The Cheney’s relationship with Wyoming is like a woman’s worst date. They use us and don’t call again until they want to use us again. This time we should say no.
When one of her GOP rivals said Ms. Cheney lied about being outside the state, it recalled the times the Cheneys have used and abused Wyoming.
Dick may have grown up and graduated from college here. He first tried to avoid attending the University of Wyoming. He wanted to go elsewhere. But he flunked out of Yale. Then he needed Wyoming. With no place else to go to avoid the Vietnam draft, he high-tailed it back to Wyoming, enrolling at UW.
In 1976, his White House job vanished. President Ford lost to Jimmy Carter. Again, Dick Cheney needed Wyoming. He returned to run for Congress. Wyoming voters were smitten because important politician wanted to date us again.
Later Mr. Cheney became Secretary of Defense. When that ended he went to Texas to cash in on his government experience and contacts. He became head of Halliburton until George W. Bush tapped him to be his running mate in 2000.
But there was a problem. The 12th Amendment to the Constitution says, "The Electors shall meet in their respective states, and vote by ballot for President and Vice President, one of whom, at lest, shall not be an inhabitant of the same state with themselves.”
George Bush and Dick Cheney both lived in Texas. What to do? Dick Cheney said, “Oh yeah, remember Wyoming? I can always use her.” The week before the Republican Convention, a Halliburton jet filed a flight plan for Jackson Hole. Dick was there long enough to register to vote.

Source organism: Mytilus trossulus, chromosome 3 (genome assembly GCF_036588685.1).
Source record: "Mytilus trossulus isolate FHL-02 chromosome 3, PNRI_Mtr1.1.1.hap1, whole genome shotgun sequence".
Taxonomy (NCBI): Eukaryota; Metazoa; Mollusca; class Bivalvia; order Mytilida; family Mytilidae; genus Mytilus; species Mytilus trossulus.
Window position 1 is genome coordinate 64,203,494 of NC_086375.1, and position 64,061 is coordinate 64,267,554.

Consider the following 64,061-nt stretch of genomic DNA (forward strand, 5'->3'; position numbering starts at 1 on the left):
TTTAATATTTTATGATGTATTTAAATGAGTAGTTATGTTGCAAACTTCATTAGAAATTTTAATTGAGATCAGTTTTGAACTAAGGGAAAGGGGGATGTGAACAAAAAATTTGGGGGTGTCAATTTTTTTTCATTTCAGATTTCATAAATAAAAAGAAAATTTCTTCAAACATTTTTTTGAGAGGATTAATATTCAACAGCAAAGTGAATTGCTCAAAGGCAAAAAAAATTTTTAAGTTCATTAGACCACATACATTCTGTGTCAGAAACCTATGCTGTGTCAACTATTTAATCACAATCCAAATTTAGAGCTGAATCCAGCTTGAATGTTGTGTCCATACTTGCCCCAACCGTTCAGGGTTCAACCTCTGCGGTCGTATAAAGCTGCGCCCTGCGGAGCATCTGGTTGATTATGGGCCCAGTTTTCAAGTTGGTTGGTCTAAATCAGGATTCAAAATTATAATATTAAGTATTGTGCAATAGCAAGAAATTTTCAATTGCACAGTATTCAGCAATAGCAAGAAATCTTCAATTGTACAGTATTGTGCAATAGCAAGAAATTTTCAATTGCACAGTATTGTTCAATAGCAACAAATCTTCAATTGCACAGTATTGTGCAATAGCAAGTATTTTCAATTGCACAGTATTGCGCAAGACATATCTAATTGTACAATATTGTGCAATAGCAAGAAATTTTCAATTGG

Abracadabra. He was no longer a Texan. He was now a Wyoming resident. The barrier presented by 12th Amendment was magically eliminated.
Later that year the U.S. Supreme Court elected the Bush-Cheney ticket on a 5-4 vote. A Republican friend of mine from elsewhere said, “Wyomingites must be very excited to have the Vice President from their state.” I replied, “He may be from Wyoming for purposes of the 12th Amendment but he hasn’t been here long enough to apply for a resident fishing license.”
Little did I know what role a resident fishing license would play in the Cheney family political aspirations.
Liz Cheney decided she wanted to be a U.S. Senator after spending her life in Northern Virginia, where she graduated from high school. Unlike dad, Liz didn’t even try to cover her bets by going to the University of Wyoming. She went to college in Colorado and law school in Illinois. Then she returned to Virginia.
She realized being elected to the Senate would be tough back home in Virginia. What to do? Then she remembered the motto on the Cheney Family Crest. “Oh yeah, remember Wyoming? I can always use her.”
She moved to Jackson, which we all know is “Wyoming” for wealthy newcomers who can afford to live like they don’t really live in Wyoming. Even so, Ms. Cheney didn’t want to stay long. She didn’t have time to get to know us. She could’ve run for the school board or county commission but then she’d have to actually live in Wyoming.
Her handlers thought she needed to show she wasn’t a carpetbagger. So she hurried to the sporting goods store in Jackson and applied for a fishing license. Like her father, she wasn’t here long enough to buy a resident license. But only a carpetbagger would be caught with an out-of-state fishing license. What to do? She lied on the application.
Her Senate race collapsed. But, she’s back and running for Congress. If the polls are right, Wyoming Republicans are willing to let the Cheneys use them again.
The disappointment is that neither Tim Stubson nor Leland Christenson have given the voters any reason to distinguish Ms. Cheney’s extreme politics from their own. At least with her we’ll get that warm, familiar feeling of being used again.